Stairs and elevator shafts are the means of vertical transportation in multistory buildings. These structures not only allow vertical movement of occupants from floor to floor but their cores often serve as the main lateral stability system for these structures. Typically centrally located in buildings, they have become an integral part of building design and architecture. The code requires that occupants be able to exit during catastrophic events and be protected from fire. Due to the magnitude of loads often applied to these cores, they are stout and consume valuable space, which has prompted construction teams to make them more than just an anchor for the tower.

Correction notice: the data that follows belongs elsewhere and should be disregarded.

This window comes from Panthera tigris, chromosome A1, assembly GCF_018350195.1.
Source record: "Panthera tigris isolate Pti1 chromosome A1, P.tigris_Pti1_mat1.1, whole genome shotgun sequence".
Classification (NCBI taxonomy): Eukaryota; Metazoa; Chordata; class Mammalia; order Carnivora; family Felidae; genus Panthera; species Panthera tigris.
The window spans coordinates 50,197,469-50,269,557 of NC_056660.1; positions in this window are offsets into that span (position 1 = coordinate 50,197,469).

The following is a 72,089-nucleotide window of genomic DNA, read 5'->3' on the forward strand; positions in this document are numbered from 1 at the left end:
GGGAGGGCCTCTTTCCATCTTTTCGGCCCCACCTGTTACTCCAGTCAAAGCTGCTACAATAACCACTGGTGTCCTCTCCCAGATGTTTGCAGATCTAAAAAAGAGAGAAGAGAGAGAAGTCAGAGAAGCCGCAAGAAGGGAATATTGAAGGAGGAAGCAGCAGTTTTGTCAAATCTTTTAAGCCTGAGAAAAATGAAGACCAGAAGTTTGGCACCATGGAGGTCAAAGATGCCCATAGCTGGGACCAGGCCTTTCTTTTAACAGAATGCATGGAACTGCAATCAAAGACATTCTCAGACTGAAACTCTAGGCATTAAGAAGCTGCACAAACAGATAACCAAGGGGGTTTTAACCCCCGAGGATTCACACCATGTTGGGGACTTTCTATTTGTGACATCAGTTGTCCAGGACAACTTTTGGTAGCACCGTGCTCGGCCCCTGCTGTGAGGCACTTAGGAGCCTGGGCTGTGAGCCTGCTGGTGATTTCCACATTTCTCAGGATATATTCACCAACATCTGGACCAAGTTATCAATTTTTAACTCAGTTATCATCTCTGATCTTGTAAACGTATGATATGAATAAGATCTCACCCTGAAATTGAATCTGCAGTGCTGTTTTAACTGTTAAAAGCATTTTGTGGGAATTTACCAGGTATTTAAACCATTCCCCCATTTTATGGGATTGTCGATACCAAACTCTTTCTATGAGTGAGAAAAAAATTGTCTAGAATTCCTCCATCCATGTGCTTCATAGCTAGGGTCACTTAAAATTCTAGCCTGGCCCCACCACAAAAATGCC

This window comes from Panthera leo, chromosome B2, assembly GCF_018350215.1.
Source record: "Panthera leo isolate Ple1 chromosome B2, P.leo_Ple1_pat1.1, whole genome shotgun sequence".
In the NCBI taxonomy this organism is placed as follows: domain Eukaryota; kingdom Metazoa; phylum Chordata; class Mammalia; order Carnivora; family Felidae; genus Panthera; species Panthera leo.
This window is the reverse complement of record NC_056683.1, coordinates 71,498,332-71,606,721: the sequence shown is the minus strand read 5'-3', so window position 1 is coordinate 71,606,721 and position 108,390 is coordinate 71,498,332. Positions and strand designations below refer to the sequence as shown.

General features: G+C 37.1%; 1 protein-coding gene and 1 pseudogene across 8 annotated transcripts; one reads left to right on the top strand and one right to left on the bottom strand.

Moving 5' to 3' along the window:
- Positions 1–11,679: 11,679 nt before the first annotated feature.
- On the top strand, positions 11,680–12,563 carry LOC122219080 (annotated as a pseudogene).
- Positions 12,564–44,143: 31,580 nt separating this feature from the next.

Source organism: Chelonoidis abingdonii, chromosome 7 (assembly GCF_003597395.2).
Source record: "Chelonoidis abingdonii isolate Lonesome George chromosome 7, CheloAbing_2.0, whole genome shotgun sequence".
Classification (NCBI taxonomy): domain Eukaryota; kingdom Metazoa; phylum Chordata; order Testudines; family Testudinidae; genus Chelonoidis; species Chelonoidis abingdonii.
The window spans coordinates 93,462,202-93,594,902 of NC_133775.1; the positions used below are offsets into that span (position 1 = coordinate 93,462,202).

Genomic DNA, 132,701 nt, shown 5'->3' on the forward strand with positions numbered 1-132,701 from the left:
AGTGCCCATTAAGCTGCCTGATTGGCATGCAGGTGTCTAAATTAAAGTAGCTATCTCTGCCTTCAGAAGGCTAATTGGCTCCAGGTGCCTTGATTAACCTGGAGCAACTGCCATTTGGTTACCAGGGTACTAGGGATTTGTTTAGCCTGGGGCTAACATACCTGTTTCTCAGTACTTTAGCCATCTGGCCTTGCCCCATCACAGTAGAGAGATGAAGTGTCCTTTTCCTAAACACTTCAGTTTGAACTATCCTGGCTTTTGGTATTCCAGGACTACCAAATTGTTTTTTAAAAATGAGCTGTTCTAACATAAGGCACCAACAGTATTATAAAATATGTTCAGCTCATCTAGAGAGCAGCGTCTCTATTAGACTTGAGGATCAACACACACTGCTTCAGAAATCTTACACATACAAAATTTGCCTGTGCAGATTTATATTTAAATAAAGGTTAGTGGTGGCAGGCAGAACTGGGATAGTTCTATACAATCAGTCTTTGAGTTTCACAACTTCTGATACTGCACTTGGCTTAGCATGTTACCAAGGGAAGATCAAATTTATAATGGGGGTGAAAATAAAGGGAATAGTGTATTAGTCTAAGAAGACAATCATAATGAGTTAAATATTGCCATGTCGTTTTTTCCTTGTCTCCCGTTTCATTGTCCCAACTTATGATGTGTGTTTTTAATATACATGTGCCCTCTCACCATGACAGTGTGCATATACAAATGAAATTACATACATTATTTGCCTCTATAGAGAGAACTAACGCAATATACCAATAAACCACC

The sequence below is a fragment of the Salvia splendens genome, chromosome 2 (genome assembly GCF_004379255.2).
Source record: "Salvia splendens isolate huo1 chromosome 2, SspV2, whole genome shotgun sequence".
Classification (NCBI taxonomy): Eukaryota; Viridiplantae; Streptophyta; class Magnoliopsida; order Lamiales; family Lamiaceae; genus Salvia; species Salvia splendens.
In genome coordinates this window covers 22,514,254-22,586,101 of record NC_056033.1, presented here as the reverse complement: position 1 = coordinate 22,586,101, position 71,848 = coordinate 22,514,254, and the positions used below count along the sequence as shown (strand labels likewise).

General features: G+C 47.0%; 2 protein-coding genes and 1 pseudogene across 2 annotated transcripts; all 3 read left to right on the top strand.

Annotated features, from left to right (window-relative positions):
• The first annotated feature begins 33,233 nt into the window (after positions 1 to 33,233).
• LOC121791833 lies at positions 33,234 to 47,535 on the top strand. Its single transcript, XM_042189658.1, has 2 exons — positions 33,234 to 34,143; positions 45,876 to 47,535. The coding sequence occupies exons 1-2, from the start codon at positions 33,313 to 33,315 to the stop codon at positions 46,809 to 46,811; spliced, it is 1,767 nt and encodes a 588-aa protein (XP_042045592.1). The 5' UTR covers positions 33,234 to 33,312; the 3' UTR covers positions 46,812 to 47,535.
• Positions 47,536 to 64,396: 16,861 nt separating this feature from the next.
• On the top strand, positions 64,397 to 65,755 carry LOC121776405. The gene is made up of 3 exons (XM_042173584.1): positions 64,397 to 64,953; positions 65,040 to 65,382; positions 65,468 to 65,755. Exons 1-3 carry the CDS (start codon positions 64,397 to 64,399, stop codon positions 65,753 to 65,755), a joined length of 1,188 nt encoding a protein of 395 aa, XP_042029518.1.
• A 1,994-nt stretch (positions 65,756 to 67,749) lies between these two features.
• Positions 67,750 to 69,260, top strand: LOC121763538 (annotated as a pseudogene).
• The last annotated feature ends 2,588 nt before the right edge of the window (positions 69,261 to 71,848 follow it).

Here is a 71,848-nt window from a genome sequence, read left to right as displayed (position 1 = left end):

All of these challenges and more were present in the project in this case study. The building is a 12-story-plus-basement dormitory in Ann Arbor, Mich. The precast concrete components include an elevator core, two stair cores, and a freestanding shear wall. The core height exceeds 160 ft (48.7 m). One of the stair cores has a reduced footprint above the fourth floor, which creates an irregularity requiring transfer of significant forces at the wall discontinuity. This paper presents the process of development and implementation of the cores from a design concept to completed construction. It focuses primarily on the cores because of the unique logistic challenges that are presented in the following sections. Another paper presents the hierarchy of the decision-making process for wall panelization and discusses in depth the weighing of various considerations.